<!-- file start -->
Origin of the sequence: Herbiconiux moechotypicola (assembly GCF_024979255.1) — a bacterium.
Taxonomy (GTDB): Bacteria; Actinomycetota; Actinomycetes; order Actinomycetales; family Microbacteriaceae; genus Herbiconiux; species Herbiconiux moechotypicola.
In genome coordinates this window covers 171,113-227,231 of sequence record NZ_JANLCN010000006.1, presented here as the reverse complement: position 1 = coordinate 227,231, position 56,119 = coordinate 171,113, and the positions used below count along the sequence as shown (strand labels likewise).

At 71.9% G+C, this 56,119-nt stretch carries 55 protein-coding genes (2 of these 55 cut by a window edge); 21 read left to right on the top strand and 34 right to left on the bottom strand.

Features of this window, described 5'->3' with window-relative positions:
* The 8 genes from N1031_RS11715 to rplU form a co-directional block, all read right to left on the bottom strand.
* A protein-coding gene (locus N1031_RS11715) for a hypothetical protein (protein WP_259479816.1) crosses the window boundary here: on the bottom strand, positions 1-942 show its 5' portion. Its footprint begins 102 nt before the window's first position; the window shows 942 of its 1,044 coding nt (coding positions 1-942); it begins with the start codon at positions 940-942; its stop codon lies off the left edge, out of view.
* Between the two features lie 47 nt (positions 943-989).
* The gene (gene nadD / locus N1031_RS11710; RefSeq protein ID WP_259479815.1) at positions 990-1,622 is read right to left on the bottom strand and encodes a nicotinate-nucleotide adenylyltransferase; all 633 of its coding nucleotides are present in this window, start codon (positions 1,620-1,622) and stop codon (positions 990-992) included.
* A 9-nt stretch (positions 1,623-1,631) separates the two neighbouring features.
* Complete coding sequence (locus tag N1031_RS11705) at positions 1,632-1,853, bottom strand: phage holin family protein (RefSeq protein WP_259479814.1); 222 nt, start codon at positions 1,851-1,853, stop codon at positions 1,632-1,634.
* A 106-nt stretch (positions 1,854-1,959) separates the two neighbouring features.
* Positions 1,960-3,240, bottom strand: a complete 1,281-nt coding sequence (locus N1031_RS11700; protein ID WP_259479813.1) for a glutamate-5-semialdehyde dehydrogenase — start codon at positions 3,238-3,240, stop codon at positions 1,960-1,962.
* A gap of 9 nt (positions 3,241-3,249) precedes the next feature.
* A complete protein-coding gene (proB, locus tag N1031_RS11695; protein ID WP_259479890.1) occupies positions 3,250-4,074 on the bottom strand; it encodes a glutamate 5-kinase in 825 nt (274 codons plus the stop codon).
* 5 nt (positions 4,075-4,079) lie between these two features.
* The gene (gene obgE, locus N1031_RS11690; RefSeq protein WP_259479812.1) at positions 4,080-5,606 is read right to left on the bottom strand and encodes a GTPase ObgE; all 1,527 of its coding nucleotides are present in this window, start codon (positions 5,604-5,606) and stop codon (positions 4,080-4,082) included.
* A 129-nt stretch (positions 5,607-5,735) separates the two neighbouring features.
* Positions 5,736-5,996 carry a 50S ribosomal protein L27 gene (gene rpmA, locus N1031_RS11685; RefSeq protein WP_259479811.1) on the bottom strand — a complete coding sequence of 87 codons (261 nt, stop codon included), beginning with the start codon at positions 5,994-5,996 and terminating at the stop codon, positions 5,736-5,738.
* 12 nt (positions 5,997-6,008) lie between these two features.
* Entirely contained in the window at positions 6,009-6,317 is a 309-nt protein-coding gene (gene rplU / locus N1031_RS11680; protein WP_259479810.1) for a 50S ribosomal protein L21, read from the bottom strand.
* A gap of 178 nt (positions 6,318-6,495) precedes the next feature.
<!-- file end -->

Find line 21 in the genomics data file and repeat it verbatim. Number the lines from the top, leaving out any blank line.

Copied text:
* Entirely contained in the window at positions 6,009-6,317 is a 309-nt protein-coding gene (gene rplU / locus N1031_RS11680; protein WP_259479810.1) for a 50S ribosomal protein L21, read from the bottom strand.